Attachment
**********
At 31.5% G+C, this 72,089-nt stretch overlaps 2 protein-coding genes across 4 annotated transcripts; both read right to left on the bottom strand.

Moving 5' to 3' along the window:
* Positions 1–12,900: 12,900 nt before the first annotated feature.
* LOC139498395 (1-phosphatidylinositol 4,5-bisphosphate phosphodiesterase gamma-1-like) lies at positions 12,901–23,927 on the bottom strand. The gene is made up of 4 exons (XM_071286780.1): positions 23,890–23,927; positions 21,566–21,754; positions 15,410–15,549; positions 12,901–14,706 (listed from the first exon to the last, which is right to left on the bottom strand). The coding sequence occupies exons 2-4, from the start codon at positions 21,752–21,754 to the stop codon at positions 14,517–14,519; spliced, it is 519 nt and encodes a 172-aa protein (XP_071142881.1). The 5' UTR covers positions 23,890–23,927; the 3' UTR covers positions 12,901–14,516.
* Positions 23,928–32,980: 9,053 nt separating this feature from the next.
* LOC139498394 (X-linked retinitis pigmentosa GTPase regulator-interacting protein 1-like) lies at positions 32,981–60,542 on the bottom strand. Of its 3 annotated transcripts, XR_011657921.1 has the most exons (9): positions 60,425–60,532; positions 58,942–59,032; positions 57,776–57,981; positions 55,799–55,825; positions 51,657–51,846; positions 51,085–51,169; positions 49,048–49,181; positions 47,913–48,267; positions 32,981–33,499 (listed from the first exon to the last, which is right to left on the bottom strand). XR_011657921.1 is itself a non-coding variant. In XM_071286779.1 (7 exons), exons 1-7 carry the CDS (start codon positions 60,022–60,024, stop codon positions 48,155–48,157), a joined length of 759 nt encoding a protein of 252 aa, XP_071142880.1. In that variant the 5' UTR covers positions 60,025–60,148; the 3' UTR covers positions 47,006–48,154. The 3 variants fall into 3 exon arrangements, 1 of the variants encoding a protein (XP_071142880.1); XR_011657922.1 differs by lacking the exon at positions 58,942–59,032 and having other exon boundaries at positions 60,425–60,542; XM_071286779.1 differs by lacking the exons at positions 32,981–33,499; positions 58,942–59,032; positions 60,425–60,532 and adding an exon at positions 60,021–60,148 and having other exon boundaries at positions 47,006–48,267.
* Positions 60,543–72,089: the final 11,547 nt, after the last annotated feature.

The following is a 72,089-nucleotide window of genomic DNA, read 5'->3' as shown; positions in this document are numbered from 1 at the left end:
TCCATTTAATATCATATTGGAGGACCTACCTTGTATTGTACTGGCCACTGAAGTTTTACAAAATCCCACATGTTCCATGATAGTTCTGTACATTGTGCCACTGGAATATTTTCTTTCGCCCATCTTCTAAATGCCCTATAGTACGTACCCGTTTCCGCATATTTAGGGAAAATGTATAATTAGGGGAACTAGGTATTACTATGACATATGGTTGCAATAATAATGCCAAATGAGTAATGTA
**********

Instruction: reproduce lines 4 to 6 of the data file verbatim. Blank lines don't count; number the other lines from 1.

* LOC139498395 (1-phosphatidylinositol 4,5-bisphosphate phosphodiesterase gamma-1-like) lies at positions 12,901–23,927 on the bottom strand. The gene is made up of 4 exons (XM_071286780.1): positions 23,890–23,927; positions 21,566–21,754; positions 15,410–15,549; positions 12,901–14,706 (listed from the first exon to the last, which is right to left on the bottom strand). The coding sequence occupies exons 2-4, from the start codon at positions 21,752–21,754 to the stop codon at positions 14,517–14,519; spliced, it is 519 nt and encodes a 172-aa protein (XP_071142881.1). The 5' UTR covers positions 23,890–23,927; the 3' UTR covers positions 12,901–14,516.
* Positions 23,928–32,980: 9,053 nt separating this feature from the next.
* LOC139498394 (X-linked retinitis pigmentosa GTPase regulator-interacting protein 1-like) lies at positions 32,981–60,542 on the bottom strand. Of its 3 annotated transcripts, XR_011657921.1 has the most exons (9): positions 60,425–60,532; positions 58,942–59,032; positions 57,776–57,981; positions 55,799–55,825; positions 51,657–51,846; positions 51,085–51,169; positions 49,048–49,181; positions 47,913–48,267; positions 32,981–33,499 (listed from the first exon to the last, which is right to left on the bottom strand). XR_011657921.1 is itself a non-coding variant. In XM_071286779.1 (7 exons), exons 1-7 carry the CDS (start codon positions 60,022–60,024, stop codon positions 48,155–48,157), a joined length of 759 nt encoding a protein of 252 aa, XP_071142880.1. In that variant the 5' UTR covers positions 60,025–60,148; the 3' UTR covers positions 47,006–48,154. The 3 variants fall into 3 exon arrangements, 1 of the variants encoding a protein (XP_071142880.1); XR_011657922.1 differs by lacking the exon at positions 58,942–59,032 and having other exon boundaries at positions 60,425–60,542; XM_071286779.1 differs by lacking the exons at positions 32,981–33,499; positions 58,942–59,032; positions 60,425–60,532 and adding an exon at positions 60,021–60,148 and having other exon boundaries at positions 47,006–48,267.